The Control agents came back inside. They hadn’t found anything. Main Man was sweating more, clearly agitated. Roberts looked over at me, and I could see in his eyes the fear of a plant, a drop, a thrown-down something they were about to dangle in front of us.
They both sat down on the desk chairs. They were ready to negotiate, for all I knew, on matters they had yet to propose—-an offer waiting in a place they would haul us down to or had prepared in the room next to ours. I could imagine writing the rest of my travelers checks out to the two of them, or going to their own money-changer. Or worse: I saw myself locked away, outside the reach of diplomatic help, my twenties evaporating into something I’d know later only as static time—-a thing I’d never lived, a droplet I had never
But the two of them were winded from the search on the roof. They had nothing, and looking across the beds and desk and shelves gave them even more of an unnegotiable empty hand. They struck us now, with their heavy breathing and heaving, sodden shirts, as cops too young to pull off a plant, rookies too green for crookedness.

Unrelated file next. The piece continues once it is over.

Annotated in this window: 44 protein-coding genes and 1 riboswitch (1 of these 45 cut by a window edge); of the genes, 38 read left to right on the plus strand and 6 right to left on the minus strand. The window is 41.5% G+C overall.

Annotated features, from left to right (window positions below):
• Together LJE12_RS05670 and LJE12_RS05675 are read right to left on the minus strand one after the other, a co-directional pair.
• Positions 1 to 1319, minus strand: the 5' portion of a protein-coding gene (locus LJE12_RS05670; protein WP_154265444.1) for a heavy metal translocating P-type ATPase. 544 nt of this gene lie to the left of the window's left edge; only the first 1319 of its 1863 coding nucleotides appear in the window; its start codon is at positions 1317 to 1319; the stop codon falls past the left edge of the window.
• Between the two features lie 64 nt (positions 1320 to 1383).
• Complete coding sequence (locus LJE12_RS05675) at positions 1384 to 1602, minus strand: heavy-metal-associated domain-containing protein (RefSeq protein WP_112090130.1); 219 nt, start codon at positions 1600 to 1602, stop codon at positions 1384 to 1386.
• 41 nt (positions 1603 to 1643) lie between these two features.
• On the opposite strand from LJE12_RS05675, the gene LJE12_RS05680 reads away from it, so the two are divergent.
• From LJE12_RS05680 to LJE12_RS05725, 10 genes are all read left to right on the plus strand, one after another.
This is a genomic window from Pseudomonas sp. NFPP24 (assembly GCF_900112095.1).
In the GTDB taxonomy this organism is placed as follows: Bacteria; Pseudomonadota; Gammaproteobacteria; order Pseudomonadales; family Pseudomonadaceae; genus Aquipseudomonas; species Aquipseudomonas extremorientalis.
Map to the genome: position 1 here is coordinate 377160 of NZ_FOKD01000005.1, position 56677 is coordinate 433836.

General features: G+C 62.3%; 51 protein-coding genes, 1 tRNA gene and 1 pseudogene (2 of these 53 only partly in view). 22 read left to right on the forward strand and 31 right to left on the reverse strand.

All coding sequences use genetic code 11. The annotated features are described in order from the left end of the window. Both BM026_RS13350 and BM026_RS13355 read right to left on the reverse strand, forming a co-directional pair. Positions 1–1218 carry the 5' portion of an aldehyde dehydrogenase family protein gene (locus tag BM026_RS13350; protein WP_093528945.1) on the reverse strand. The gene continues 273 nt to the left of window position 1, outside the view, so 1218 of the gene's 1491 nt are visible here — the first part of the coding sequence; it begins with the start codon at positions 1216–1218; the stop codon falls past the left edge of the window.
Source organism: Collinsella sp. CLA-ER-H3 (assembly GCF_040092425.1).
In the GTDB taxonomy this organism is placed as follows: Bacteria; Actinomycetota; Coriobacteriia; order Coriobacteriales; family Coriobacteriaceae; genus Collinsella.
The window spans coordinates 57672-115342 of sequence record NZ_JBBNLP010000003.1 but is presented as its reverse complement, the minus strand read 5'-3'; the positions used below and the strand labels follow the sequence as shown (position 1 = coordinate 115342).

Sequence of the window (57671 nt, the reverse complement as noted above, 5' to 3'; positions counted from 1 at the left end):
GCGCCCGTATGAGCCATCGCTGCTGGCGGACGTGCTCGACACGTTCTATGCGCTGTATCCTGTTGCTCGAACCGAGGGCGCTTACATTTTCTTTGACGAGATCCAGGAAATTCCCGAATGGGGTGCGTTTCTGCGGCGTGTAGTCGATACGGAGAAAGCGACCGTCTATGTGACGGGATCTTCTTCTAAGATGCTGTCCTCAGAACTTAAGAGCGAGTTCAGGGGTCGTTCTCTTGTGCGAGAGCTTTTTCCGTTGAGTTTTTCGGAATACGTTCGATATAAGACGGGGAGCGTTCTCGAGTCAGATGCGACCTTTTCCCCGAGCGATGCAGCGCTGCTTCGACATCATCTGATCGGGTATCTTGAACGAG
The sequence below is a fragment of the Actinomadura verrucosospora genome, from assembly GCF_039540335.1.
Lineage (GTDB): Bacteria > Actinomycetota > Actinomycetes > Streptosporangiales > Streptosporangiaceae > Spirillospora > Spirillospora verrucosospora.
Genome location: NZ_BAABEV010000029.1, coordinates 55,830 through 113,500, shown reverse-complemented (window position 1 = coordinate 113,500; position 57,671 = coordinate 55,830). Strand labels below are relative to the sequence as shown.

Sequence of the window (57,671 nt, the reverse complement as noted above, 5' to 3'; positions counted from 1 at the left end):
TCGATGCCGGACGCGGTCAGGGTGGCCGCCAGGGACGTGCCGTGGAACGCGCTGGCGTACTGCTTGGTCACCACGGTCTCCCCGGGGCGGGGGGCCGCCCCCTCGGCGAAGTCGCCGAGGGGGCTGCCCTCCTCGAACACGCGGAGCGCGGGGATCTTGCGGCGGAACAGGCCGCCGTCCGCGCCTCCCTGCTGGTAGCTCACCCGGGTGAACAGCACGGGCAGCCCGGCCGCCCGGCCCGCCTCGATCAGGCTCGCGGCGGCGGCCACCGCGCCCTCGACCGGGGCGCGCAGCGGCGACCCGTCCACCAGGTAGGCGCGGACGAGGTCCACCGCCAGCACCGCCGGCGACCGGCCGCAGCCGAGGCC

When they had left Roberts and I looked at one another, not speaking, reeling out the fear we could sense in each other. After a minute or two I could see his fingers shaking, a true tremor, like an old man with a disease. I had nearly shit myself, but what I thought was my own stench was once again the heavy offal of the tanneries, that hideous thickness in the air.
At first I thought Roberts was watching the spasms of his hands, which he certainly was. But I looked at the sight line he made along his index finger and down to the floor. He was pointing. The zagarettes were there in the middle of one of the squares, scattered like pick-up sticks, their paper color blended perfectly with the shade of the limestone.